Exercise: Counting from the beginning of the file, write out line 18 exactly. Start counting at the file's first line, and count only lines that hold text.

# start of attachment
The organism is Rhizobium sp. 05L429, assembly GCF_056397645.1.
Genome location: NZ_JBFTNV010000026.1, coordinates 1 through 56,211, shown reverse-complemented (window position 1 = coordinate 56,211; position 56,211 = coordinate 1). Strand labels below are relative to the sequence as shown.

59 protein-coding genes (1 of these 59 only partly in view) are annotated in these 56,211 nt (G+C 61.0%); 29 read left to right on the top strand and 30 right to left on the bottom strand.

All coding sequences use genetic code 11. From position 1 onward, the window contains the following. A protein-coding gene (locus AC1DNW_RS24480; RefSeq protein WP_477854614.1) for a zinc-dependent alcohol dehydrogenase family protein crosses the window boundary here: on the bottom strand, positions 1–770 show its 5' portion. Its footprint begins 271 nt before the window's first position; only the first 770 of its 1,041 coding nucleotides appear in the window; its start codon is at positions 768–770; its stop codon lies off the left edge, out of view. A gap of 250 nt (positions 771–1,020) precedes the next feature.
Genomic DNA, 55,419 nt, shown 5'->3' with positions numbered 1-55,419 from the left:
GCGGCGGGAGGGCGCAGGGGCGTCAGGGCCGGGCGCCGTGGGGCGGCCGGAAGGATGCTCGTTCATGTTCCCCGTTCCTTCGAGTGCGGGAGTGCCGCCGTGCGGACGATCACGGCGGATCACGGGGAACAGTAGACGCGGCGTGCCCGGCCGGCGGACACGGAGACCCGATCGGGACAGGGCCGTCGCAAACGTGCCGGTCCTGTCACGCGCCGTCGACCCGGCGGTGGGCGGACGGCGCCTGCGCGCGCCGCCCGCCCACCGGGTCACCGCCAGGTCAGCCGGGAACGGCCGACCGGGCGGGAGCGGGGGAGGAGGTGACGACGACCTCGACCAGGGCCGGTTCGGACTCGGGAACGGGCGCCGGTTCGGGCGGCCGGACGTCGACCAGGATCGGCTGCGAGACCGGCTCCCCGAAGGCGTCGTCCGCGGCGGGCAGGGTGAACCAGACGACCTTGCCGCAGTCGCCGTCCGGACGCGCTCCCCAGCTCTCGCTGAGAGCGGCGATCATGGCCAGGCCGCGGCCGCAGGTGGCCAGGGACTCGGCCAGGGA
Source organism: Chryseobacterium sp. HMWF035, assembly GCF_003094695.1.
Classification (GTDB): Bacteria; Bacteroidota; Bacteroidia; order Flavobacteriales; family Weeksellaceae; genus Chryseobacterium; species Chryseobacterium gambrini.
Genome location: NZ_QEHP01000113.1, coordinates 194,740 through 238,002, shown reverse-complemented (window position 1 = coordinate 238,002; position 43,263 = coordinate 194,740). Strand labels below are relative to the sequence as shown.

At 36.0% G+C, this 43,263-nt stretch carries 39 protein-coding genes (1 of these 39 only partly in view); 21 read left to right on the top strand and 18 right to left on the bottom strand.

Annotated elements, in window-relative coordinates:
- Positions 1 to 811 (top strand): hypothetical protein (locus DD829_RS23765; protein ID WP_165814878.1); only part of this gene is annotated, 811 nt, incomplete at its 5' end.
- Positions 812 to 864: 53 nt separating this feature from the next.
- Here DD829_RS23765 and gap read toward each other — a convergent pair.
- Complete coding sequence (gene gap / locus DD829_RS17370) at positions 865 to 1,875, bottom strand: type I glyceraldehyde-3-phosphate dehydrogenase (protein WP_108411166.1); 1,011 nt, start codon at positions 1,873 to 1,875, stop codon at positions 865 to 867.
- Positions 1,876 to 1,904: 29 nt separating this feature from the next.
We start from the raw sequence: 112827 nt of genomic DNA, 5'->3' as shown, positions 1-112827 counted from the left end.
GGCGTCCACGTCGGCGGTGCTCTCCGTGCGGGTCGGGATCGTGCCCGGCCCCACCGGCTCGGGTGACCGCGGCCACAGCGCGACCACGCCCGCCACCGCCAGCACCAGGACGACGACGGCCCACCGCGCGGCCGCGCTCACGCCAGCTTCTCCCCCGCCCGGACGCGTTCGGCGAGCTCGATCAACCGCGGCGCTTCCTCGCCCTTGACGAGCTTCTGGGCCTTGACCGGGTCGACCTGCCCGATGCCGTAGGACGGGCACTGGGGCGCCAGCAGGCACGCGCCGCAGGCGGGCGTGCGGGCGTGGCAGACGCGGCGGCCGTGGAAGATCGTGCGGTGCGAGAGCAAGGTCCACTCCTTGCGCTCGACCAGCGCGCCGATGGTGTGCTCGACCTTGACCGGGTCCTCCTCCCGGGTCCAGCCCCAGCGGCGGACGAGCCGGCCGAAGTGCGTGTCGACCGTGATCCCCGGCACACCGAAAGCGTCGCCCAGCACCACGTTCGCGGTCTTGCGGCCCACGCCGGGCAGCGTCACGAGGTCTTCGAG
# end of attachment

GGCGTCCACGTCGGCGGTGCTCTCCGTGCGGGTCGGGATCGTGCCCGGCCCCACCGGCTCGGGTGACCGCGGCCACAGCGCGACCACGCCCGCCACCGCCAGCACCAGGACGACGACGGCCCACCGCGCGGCCGCGCTCACGCCAGCTTCTCCCCCGCCCGGACGCGTTCGGCGAGCTCGATCAACCGCGGCGCTTCCTCGCCCTTGACGAGCTTCTGGGCCTTGACCGGGTCGACCTGCCCGATGCCGTAGGACGGGCACTGGGGCGCCAGCAGGCACGCGCCGCAGGCGGGCGTGCGGGCGTGGCAGACGCGGCGGCCGTGGAAGATCGTGCGGTGCGAGAGCAAGGTCCACTCCTTGCGCTCGACCAGCGCGCCGATGGTGTGCTCGACCTTGACCGGGTCCTCCTCCCGGGTCCAGCCCCAGCGGCGGACGAGCCGGCCGAAGTGCGTGTCGACCGTGATCCCCGGCACACCGAAAGCGTCGCCCAGCACCACGTTCGCGGTCTTGCGGCCCACGCCGGGCAGCGTCACGAGGTCTTCGAG